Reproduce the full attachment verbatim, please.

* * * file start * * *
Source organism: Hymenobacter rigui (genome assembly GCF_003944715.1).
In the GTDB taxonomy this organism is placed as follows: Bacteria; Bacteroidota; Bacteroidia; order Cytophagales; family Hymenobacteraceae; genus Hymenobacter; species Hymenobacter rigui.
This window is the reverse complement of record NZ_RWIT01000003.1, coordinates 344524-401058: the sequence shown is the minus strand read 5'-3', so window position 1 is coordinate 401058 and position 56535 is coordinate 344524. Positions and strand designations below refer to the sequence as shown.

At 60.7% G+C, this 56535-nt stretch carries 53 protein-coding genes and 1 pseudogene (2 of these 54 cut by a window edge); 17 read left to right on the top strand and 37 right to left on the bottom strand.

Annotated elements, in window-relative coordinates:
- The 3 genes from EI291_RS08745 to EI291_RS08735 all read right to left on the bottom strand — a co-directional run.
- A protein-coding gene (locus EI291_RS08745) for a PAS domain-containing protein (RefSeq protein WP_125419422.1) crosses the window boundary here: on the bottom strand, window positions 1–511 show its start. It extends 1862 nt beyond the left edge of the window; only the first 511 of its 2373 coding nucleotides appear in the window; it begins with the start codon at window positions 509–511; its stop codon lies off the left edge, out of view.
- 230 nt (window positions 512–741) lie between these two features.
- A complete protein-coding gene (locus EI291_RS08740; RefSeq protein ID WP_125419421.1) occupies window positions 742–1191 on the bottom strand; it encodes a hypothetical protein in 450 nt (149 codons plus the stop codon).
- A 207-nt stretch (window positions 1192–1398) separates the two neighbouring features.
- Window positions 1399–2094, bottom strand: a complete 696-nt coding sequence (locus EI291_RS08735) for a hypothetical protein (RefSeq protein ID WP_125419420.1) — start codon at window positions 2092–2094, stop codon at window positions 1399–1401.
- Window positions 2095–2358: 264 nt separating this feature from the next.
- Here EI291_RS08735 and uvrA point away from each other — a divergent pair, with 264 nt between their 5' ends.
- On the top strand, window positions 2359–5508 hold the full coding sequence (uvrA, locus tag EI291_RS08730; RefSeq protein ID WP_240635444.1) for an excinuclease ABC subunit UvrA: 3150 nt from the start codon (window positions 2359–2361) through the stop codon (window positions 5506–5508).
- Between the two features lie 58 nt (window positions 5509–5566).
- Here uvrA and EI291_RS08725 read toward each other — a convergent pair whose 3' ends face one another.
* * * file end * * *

Source organism: Hymenobacter rigui (genome assembly GCF_003944715.1).
In the GTDB taxonomy this organism is placed as follows: Bacteria; Bacteroidota; Bacteroidia; order Cytophagales; family Hymenobacteraceae; genus Hymenobacter; species Hymenobacter rigui.
This window is the reverse complement of record NZ_RWIT01000003.1, coordinates 344524-401058: the sequence shown is the minus strand read 5'-3', so window position 1 is coordinate 401058 and position 56535 is coordinate 344524. Positions and strand designations below refer to the sequence as shown.

At 60.7% G+C, this 56535-nt stretch carries 53 protein-coding genes and 1 pseudogene (2 of these 54 cut by a window edge); 17 read left to right on the top strand and 37 right to left on the bottom strand.

Annotated elements, in window-relative coordinates:
- The 3 genes from EI291_RS08745 to EI291_RS08735 all read right to left on the bottom strand — a co-directional run.
- A protein-coding gene (locus EI291_RS08745) for a PAS domain-containing protein (RefSeq protein WP_125419422.1) crosses the window boundary here: on the bottom strand, window positions 1–511 show its start. It extends 1862 nt beyond the left edge of the window; only the first 511 of its 2373 coding nucleotides appear in the window; it begins with the start codon at window positions 509–511; its stop codon lies off the left edge, out of view.
- 230 nt (window positions 512–741) lie between these two features.
- A complete protein-coding gene (locus EI291_RS08740; RefSeq protein ID WP_125419421.1) occupies window positions 742–1191 on the bottom strand; it encodes a hypothetical protein in 450 nt (149 codons plus the stop codon).
- A 207-nt stretch (window positions 1192–1398) separates the two neighbouring features.
- Window positions 1399–2094, bottom strand: a complete 696-nt coding sequence (locus EI291_RS08735) for a hypothetical protein (RefSeq protein ID WP_125419420.1) — start codon at window positions 2092–2094, stop codon at window positions 1399–1401.
- Window positions 2095–2358: 264 nt separating this feature from the next.
- Here EI291_RS08735 and uvrA point away from each other — a divergent pair, with 264 nt between their 5' ends.
- On the top strand, window positions 2359–5508 hold the full coding sequence (uvrA, locus tag EI291_RS08730; RefSeq protein ID WP_240635444.1) for an excinuclease ABC subunit UvrA: 3150 nt from the start codon (window positions 2359–2361) through the stop codon (window positions 5506–5508).
- Between the two features lie 58 nt (window positions 5509–5566).
- Here uvrA and EI291_RS08725 read toward each other — a convergent pair whose 3' ends face one another.